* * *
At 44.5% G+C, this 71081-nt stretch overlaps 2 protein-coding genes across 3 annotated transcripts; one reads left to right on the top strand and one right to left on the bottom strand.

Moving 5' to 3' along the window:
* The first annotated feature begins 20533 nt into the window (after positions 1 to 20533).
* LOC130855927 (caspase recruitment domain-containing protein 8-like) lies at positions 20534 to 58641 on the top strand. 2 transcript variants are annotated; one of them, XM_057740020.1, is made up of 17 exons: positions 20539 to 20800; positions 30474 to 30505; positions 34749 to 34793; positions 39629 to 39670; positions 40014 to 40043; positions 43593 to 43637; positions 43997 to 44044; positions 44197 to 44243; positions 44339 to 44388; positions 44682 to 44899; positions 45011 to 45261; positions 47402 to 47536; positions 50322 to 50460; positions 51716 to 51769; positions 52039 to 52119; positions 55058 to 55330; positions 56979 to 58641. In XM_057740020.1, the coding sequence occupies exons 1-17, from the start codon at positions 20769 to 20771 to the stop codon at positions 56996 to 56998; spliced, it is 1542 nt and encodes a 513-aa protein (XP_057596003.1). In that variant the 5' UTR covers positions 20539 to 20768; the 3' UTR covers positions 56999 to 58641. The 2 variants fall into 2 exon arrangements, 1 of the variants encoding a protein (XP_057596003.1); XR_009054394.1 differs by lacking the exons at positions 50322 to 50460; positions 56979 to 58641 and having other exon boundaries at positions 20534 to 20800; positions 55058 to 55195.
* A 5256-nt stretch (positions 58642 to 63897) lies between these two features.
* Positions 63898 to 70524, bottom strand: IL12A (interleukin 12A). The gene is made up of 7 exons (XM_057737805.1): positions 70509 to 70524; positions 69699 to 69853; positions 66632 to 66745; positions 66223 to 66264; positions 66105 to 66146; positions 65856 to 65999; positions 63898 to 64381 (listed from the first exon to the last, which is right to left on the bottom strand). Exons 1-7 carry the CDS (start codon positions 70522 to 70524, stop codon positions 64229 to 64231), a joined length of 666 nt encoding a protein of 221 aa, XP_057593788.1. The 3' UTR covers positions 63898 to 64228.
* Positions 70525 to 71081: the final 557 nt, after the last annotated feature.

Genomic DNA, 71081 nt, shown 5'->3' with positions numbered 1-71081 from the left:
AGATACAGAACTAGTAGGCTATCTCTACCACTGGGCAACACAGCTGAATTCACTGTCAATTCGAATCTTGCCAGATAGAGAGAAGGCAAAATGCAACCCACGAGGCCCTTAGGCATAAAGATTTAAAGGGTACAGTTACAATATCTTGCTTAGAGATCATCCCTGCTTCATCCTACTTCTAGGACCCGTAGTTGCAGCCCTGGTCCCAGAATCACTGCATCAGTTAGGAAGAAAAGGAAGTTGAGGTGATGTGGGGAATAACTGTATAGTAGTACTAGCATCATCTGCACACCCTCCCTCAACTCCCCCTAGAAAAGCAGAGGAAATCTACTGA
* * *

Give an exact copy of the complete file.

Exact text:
At 44.5% G+C, this 71081-nt stretch overlaps 2 protein-coding genes across 3 annotated transcripts; one reads left to right on the top strand and one right to left on the bottom strand.

Moving 5' to 3' along the window:
* The first annotated feature begins 20533 nt into the window (after positions 1 to 20533).
* LOC130855927 (caspase recruitment domain-containing protein 8-like) lies at positions 20534 to 58641 on the top strand. 2 transcript variants are annotated; one of them, XM_057740020.1, is made up of 17 exons: positions 20539 to 20800; positions 30474 to 30505; positions 34749 to 34793; positions 39629 to 39670; positions 40014 to 40043; positions 43593 to 43637; positions 43997 to 44044; positions 44197 to 44243; positions 44339 to 44388; positions 44682 to 44899; positions 45011 to 45261; positions 47402 to 47536; positions 50322 to 50460; positions 51716 to 51769; positions 52039 to 52119; positions 55058 to 55330; positions 56979 to 58641. In XM_057740020.1, the coding sequence occupies exons 1-17, from the start codon at positions 20769 to 20771 to the stop codon at positions 56996 to 56998; spliced, it is 1542 nt and encodes a 513-aa protein (XP_057596003.1). In that variant the 5' UTR covers positions 20539 to 20768; the 3' UTR covers positions 56999 to 58641. The 2 variants fall into 2 exon arrangements, 1 of the variants encoding a protein (XP_057596003.1); XR_009054394.1 differs by lacking the exons at positions 50322 to 50460; positions 56979 to 58641 and having other exon boundaries at positions 20534 to 20800; positions 55058 to 55195.
* A 5256-nt stretch (positions 58642 to 63897) lies between these two features.
* Positions 63898 to 70524, bottom strand: IL12A (interleukin 12A). The gene is made up of 7 exons (XM_057737805.1): positions 70509 to 70524; positions 69699 to 69853; positions 66632 to 66745; positions 66223 to 66264; positions 66105 to 66146; positions 65856 to 65999; positions 63898 to 64381 (listed from the first exon to the last, which is right to left on the bottom strand). Exons 1-7 carry the CDS (start codon positions 70522 to 70524, stop codon positions 64229 to 64231), a joined length of 666 nt encoding a protein of 221 aa, XP_057593788.1. The 3' UTR covers positions 63898 to 64228.
* Positions 70525 to 71081: the final 557 nt, after the last annotated feature.

Genomic DNA, 71081 nt, shown 5'->3' with positions numbered 1-71081 from the left:
AGATACAGAACTAGTAGGCTATCTCTACCACTGGGCAACACAGCTGAATTCACTGTCAATTCGAATCTTGCCAGATAGAGAGAAGGCAAAATGCAACCCACGAGGCCCTTAGGCATAAAGATTTAAAGGGTACAGTTACAATATCTTGCTTAGAGATCATCCCTGCTTCATCCTACTTCTAGGACCCGTAGTTGCAGCCCTGGTCCCAGAATCACTGCATCAGTTAGGAAGAAAAGGAAGTTGAGGTGATGTGGGGAATAACTGTATAGTAGTACTAGCATCATCTGCACACCCTCCCTCAACTCCCCCTAGAAAAGCAGAGGAAATCTACTGA